Alexandra Gregory: Is your ad campaign getting the ‘attention’ it deserves? 

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Alexandra Gregory: Is your ad campaign getting the ‘attention’ it deserves? 

Attracting and retaining audience attention in today’s digitally fragmented environment has never been more challenging. In fact, a recent study by Microsoft concluded that the human attention span has dropped to eight seconds – shrinking nearly 25% in just a few years. Here Alexandra Gregory, head of sales ANZ at Nexxen, uncovers the importance for advertisers and marketers to quantify and measure audience attention, using the right data and reporting tools to strengthen campaign success.


Defining and quantifying ‘attention’ 

‘Attention’ as a metric today is an opportunity for clients to see the impact of their creative choices, channel splits, targeting, and so much more. It also allows them to take a brief step away from being at the mercy of a click-through rate or some other metric which may not be as relevant should their campaign not be about driving clicks to a website.

Attention as a digital metric looks at things like format, channel, targeting, length of ad, creativity within the ad, and more. It’s not always about having the biggest or stickiest ad on the screen but looking at what resonates best with your audience. In some cases, we’re exploring micro reactions and emotions using facial coding and eye tracking. A lot of data is used to gauge the impact of an ad.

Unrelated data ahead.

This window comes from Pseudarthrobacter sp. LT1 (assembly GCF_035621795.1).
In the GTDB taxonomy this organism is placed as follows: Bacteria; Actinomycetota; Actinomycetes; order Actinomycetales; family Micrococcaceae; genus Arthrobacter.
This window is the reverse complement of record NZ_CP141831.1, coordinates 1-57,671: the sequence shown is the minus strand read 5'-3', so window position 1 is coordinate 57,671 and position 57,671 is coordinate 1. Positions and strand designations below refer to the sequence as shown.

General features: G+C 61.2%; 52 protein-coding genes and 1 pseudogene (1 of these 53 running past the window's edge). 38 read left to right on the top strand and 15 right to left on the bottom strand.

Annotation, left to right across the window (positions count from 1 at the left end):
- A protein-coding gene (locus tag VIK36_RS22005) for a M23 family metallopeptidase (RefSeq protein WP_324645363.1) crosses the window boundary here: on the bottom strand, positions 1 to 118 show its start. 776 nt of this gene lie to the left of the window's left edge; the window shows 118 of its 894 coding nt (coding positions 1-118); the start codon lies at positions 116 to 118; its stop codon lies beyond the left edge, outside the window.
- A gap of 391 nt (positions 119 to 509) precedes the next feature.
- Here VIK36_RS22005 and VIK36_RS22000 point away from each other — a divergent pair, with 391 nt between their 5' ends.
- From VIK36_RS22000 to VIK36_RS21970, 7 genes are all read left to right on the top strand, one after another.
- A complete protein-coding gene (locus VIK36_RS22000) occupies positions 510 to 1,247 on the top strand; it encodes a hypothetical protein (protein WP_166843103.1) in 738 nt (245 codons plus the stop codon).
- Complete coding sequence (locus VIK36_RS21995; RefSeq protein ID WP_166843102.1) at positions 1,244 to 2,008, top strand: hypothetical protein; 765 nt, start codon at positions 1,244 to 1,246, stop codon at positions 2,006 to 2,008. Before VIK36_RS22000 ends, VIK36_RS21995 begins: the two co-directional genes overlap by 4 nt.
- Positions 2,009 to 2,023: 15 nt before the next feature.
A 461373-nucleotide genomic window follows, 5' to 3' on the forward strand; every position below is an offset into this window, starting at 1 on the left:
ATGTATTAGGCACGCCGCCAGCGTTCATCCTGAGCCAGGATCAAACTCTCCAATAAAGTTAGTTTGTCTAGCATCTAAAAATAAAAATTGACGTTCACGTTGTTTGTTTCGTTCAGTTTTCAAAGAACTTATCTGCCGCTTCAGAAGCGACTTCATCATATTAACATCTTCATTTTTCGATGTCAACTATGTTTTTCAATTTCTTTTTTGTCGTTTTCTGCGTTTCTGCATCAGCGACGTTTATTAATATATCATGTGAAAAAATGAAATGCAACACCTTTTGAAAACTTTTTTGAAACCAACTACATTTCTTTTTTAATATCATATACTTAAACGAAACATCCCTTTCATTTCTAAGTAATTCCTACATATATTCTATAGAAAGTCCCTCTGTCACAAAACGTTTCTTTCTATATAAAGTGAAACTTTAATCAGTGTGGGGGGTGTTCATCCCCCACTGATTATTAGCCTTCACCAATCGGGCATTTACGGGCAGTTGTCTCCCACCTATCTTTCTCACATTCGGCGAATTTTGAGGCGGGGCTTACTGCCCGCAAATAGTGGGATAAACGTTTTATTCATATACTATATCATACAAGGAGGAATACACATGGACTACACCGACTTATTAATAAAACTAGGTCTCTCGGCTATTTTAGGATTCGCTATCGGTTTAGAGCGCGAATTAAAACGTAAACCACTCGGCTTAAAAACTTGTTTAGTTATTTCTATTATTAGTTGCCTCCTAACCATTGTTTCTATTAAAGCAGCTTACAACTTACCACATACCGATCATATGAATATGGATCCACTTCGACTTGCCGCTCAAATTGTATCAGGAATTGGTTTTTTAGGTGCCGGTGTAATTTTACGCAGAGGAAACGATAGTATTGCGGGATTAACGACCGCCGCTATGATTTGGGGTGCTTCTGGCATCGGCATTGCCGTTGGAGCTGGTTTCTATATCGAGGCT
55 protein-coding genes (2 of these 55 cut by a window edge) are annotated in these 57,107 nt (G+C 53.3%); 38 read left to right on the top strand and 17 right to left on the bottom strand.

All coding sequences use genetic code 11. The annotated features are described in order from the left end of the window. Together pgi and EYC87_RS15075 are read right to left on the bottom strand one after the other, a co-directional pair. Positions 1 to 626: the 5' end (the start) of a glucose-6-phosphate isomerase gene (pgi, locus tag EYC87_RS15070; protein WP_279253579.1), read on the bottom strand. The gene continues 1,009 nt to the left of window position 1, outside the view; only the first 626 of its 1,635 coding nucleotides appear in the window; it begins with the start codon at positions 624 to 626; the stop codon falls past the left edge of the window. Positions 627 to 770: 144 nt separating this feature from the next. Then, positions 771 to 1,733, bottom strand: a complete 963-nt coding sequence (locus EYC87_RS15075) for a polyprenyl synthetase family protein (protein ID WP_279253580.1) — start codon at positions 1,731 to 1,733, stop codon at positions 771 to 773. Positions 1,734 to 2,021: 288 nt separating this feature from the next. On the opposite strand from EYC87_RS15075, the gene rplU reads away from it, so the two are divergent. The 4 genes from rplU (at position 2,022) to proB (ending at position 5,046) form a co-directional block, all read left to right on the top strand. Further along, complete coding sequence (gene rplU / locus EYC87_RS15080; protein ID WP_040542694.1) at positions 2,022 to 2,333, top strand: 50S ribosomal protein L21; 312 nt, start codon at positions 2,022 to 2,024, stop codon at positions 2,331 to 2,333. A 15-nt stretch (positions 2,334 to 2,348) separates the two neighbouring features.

Can ‘capturing attention’ translate into conversions and sales?

 Absolutely, it can! We’ve seen time and time again the corresponding link between an increase in attention and an increase in conversions or sales. The information available now in many categories – as well as the capacity to link everything back together to a person and household – is the beauty of ad tech. It’s how you can bring meaningful insights and results to your CFOs and other stakeholders.

If you’re asking yourself, “What do I need to change to improve my KPIs?” or thinking, “I need more data to inform and optimise my strategies,” then utilising attention metrics could be something to look at. Attention metrics facilitate more informed choices about how to make your campaign the best it can be.

I look forward to seeing industry standardisation with regard to defining attention as a digital metric for the sake of consistency for advertisers and vendors. (I know this is in the works.)

Attention: A vital metric in the modern ad landscape

 Attention is what I would call the beginning of every great campaign. You cannot succeed with the other metrics without first getting your audience’s attention. Attention as a metric funnels down and complements almost every other metric. However, you must always focus on what’s most important to your campaign’s success and optimise toward your key KPIs. You should not be distracted by anything else.

In the modern ad landscape and given the current challenging economic climate, reporting in general has become even more critical than ever. We need to learn what’s going on to gain a competitive advantage, sell more, increase our brand recognition and favourability, and so on. The more data you have to be able to inform these choices, the quicker you are going to be able to hit your goals.